- This is Not the Fourth Industrial Revolution (Slate) — the phrase “the fourth Industrial Revolution” has been around for more than 75 years. It first came into popular use in 1940.
- Huginn — MIT-licensed system for building agents that perform automated tasks for you online. They can read the Web, watch for events, and take actions on your behalf. Huginn’s Agents create and consume events, propagating them along a directed graph. Think of it as a hackable Yahoo! Pipes plus IFTTT on your own server.
- Evidence-Oriented Programming — design programming language syntax and features based on what research shows works. They tested Perl and Java, found apparently not detectably easier to use for novices than a language that my student at the time, Susanna Kiwala (formerly Siebert), created by essentially rolling dice and picking (ridiculous) symbols at random.
- Deep Detect — open source deep learning service.
"programming languages" entries
Python's simplicity makes it accessible to learners and teachers alike.
Download a free copy of Python in Education. Editor’s note: this is an excerpt from Python in Education, a free report written by Nicholas Tollervey.
I am going to answer a very simple question: which features of the Python language itself make it appropriate for education? This will involve learning a little Python and reading some code. But don’t worry if you’re not a coder! This chapter will hopefully open your eyes to how easy it is to learn Python (and thus, why it is such a popular choice as a teaching language).
When I write a to-do list on a piece of paper, it looks something like this:
Shopping Fix broken gutter Mow the lawn
This is an obvious list of items. If I wanted to break down my to-do list a bit further, I might write something like this:
Shopping: Eggs Bacon Tomatoes Fix broken gutter: Borrow ladder from next door Find hammer and nails Return ladder! Mow the lawn: Check lawn around pond for frogs Check mower fuel level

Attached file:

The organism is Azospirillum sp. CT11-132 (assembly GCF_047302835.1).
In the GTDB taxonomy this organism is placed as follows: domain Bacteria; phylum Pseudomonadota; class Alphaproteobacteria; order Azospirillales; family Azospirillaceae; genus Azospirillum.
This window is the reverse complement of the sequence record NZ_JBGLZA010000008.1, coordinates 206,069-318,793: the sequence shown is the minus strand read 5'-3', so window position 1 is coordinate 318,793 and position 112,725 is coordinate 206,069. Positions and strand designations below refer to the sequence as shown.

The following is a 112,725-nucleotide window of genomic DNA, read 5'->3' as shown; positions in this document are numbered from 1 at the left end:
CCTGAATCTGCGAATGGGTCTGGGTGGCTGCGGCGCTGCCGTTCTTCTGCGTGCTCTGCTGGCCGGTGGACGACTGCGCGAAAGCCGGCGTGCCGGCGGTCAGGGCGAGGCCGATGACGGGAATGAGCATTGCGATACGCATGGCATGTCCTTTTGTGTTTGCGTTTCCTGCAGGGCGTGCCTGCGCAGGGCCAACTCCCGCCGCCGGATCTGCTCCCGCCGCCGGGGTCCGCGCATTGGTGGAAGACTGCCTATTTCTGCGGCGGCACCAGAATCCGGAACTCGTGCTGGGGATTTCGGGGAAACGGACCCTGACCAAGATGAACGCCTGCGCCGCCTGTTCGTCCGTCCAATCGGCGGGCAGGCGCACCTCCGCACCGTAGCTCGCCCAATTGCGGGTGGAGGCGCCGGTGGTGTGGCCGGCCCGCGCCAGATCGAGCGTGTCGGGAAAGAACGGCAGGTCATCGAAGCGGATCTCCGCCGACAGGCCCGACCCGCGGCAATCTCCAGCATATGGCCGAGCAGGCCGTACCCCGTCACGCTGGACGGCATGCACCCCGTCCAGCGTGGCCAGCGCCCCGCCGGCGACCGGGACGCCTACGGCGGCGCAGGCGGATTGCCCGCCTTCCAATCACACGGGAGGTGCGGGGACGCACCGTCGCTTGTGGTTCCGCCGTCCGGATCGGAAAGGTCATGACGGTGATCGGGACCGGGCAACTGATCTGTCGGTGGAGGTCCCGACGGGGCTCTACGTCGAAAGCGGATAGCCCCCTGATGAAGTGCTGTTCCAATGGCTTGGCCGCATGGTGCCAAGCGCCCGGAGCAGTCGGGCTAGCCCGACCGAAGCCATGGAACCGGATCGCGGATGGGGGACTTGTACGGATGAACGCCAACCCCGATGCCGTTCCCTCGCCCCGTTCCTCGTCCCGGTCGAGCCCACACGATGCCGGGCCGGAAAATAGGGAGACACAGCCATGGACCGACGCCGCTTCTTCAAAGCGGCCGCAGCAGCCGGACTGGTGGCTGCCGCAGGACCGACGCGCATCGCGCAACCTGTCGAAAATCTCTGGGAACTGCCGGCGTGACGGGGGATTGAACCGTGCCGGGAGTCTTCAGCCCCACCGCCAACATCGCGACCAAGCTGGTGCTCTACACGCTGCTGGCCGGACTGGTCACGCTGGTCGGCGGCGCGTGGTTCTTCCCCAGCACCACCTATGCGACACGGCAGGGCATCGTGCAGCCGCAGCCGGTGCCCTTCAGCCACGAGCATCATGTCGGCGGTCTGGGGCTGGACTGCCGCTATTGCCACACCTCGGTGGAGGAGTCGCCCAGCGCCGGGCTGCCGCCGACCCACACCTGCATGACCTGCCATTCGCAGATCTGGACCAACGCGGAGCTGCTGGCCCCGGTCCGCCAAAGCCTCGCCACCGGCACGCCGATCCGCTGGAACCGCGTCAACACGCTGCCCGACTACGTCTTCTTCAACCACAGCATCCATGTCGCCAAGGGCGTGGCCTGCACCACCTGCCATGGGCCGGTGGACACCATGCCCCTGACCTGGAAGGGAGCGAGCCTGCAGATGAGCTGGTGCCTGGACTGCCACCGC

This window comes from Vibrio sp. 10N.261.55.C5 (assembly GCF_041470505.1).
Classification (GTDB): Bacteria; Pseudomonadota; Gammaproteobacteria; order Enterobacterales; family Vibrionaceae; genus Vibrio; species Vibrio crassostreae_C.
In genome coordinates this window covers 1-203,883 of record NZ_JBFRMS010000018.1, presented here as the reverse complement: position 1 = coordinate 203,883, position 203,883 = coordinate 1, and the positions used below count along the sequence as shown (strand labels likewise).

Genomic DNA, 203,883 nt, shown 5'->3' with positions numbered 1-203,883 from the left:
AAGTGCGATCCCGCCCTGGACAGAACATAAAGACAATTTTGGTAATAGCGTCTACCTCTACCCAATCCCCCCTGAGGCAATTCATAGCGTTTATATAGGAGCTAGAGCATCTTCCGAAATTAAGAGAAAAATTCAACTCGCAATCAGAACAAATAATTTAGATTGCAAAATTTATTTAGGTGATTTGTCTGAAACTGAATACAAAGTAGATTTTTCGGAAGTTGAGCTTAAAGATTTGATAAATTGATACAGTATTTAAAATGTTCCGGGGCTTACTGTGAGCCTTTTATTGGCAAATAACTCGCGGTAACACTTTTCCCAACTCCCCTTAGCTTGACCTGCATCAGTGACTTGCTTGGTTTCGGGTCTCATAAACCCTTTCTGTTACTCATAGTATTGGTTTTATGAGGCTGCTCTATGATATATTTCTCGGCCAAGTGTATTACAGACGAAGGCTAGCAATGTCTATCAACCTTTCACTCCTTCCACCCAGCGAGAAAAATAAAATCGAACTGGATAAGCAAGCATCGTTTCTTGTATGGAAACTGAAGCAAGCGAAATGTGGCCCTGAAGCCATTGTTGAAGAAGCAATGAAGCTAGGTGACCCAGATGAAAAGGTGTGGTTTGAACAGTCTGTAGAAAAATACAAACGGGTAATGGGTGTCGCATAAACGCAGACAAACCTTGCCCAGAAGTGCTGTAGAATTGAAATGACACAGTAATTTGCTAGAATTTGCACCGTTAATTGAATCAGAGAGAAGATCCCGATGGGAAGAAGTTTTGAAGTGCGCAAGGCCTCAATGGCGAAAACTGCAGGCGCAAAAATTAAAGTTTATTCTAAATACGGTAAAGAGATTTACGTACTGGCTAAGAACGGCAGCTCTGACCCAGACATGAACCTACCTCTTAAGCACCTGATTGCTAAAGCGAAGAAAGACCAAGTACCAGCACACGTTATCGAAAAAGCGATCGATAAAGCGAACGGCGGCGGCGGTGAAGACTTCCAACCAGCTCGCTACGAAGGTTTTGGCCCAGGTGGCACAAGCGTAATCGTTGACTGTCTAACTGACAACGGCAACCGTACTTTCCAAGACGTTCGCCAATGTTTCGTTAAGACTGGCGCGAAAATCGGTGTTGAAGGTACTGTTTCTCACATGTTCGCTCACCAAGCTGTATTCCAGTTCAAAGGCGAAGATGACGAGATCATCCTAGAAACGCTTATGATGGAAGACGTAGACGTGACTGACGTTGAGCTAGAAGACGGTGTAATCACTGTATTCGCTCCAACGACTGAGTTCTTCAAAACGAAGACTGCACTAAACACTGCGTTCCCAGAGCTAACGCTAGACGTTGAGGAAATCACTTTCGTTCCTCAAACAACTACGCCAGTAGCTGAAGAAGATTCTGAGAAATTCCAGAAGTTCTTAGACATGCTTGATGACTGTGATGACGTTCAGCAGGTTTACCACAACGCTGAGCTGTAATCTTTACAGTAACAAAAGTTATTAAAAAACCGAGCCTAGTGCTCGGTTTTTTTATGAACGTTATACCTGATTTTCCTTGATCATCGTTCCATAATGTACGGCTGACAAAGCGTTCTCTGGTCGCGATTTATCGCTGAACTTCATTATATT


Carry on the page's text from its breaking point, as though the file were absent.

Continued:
Intuitively, we understand that the main tasks are broken down into sub-tasks that are indented underneath the main task to which they relate. This makes it easy to see, at a glance, how the tasks relate to each other.
Moving beyond traditional tools makes data analysis faster and more powerful
Garrett Grolemund is an O’Reilly author and teaches classes on data analysis for R Studios.
We sat down to discuss why data scientists, statisticians, and programmers alike can use the R language to make data analysis easier and more powerful.
Key points from the full video (below) interview include:
- R is a free, open-source language that has its roots in S-PLUS [Discussed at the 0:27 mark]
- What does it mean for R to be a programming language versus just a data analysis tool? [Discussed at the 1:00 mark]
- R comes with many useful data analysis methods already implemented, so you don’t have to start from scratch. [Discussed at the 4:23 mark]
- R is a mix of functional and object-oriented programming that is optimal for handling data structures that data analysts expect (e.g. vectors) [Discussed at the 6:08 mark]
- A discussion of using R in conjunction with other languages like Python, along with packages that help with this [Discussed at the 7:30 mark]
- Getting started using R isn’t really any harder than using a calculator [Discussed at the 9:28 mark]
You can view the entire interview in the following video.